Johnson & Johnson Faces $117 Million Verdict in First Asbestos Talcum Powder Lawsuit Loss

Illustration of legal cases for asbestos and mesothelioma

Johnson & Johnson faced its first guilty verdict in an asbestos talcum powder lawsuit last week. After the court reconvened this week, the manufacturing giant and an arm of Imerys, its talc supplier, now owe a $117 million verdict, with $37 million in compensatory damages and $80 million in punitive damages.

The lawsuit was brought by Stephen Lanzo and his wife, a mesothelioma victim who regularly used the company’s talcum powder products for decades. Though he is not the first asbestos talcum powder lawsuit victory overall, this is the first loss for Johnson & Johnson. Just a few months ago, the company won a similar mesothelioma lawsuit in California.

This verdict could set a precedent for future similar lawsuits, especially considering the court added on such a large sum in punitive damages. Unlike compensatory damages, which account for medical expenses and related costs, punitive damages are a more rare addition in these verdicts, as they imply a punishment for a dangerous product. Adding $80 million in punitive damages to this verdict shows the jury believes the company knowingly used contaminated talc for well over 40 years and negligently put consumers at risk.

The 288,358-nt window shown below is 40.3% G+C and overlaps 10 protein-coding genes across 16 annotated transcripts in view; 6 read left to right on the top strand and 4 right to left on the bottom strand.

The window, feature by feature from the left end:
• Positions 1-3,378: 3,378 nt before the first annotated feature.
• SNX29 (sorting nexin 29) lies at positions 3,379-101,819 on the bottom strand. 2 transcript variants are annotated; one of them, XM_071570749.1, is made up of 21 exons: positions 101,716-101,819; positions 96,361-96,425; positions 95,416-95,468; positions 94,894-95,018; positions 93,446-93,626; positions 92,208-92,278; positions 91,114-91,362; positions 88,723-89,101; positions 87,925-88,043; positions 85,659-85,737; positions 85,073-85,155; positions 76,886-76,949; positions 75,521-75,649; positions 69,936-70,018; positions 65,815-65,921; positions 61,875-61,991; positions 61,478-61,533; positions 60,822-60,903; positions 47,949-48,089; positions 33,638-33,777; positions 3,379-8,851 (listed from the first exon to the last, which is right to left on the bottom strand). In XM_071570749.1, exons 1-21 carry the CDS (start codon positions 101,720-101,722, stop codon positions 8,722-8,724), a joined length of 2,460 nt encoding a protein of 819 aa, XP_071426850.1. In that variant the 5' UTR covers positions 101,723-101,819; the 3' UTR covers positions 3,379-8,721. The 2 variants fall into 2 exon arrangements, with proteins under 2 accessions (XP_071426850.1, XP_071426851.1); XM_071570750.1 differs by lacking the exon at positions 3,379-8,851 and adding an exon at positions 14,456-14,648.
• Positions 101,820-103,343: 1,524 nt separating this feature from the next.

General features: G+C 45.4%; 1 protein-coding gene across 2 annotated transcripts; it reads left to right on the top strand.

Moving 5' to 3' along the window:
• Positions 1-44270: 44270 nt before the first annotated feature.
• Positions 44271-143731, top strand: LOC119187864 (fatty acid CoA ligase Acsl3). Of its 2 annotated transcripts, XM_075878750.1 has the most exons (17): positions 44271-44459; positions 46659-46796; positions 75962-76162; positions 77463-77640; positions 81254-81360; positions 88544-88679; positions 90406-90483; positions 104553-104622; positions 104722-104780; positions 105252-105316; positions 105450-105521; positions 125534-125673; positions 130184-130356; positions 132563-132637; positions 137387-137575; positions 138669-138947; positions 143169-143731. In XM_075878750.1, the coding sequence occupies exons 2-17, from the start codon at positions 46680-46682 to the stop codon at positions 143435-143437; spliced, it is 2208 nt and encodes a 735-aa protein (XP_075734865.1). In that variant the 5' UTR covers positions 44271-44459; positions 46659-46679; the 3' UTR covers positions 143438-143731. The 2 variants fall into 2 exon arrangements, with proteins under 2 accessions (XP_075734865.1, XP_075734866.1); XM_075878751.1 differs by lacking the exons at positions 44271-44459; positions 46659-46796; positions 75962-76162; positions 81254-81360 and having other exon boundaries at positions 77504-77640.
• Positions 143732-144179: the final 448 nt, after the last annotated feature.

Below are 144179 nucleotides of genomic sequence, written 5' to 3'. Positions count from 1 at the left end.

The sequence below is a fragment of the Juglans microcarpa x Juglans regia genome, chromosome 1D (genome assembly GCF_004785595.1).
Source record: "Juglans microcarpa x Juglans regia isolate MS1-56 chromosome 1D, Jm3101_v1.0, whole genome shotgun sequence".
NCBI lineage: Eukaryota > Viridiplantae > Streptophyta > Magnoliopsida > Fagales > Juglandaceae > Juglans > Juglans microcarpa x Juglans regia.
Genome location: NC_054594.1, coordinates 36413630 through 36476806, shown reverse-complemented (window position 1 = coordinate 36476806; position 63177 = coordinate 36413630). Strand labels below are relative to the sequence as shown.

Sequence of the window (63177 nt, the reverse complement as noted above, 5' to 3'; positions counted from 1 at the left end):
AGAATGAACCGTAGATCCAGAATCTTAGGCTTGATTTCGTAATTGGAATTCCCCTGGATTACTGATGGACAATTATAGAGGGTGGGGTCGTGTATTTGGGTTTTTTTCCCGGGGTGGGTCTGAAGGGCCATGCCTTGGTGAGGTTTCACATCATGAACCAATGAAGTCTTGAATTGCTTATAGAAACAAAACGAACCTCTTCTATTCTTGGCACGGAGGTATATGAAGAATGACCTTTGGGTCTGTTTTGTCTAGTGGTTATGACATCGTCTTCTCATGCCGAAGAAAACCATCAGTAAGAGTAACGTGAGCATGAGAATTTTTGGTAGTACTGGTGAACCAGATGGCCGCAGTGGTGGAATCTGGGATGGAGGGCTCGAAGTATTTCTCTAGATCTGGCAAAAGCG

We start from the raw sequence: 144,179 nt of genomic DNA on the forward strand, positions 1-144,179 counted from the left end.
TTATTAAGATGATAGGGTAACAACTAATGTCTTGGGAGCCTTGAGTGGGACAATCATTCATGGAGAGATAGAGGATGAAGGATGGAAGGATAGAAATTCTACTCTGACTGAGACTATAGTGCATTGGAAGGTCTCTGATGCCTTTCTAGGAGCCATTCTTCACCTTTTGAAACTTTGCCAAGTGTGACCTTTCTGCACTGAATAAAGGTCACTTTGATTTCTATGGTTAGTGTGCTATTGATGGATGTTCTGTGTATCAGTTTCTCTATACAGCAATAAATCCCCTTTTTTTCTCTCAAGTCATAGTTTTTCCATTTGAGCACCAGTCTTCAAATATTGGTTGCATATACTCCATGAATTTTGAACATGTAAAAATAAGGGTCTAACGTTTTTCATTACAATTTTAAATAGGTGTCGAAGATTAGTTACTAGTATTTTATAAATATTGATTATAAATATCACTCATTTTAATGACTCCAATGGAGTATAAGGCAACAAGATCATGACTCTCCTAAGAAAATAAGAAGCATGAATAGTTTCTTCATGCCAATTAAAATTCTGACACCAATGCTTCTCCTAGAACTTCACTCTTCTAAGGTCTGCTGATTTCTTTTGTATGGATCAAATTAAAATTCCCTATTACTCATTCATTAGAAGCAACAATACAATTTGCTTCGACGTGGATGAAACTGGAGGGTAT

The company has adamantly denied all claims that their talcum powder products were contaminated with asbestos, which has led to the company facing over 6,000 lawsuits from consumers later diagnosed with ovarian and mesothelioma cancer.

As expected, representatives from the companies have already stated they plan to appeal this decision. Johnson & Johnson continues to argue that decades of testing have shown their talc sources have been safe and never posed a threat to consumer health. They even claimed their thorough testing regime of their talc was an expression of how much they care about their customers’ safety.

The company has had some success in lowering or overturning similar verdicts so far, but for now, the Lanzos and their lawyers are pleased to see the company is being held liable for its wrongdoings.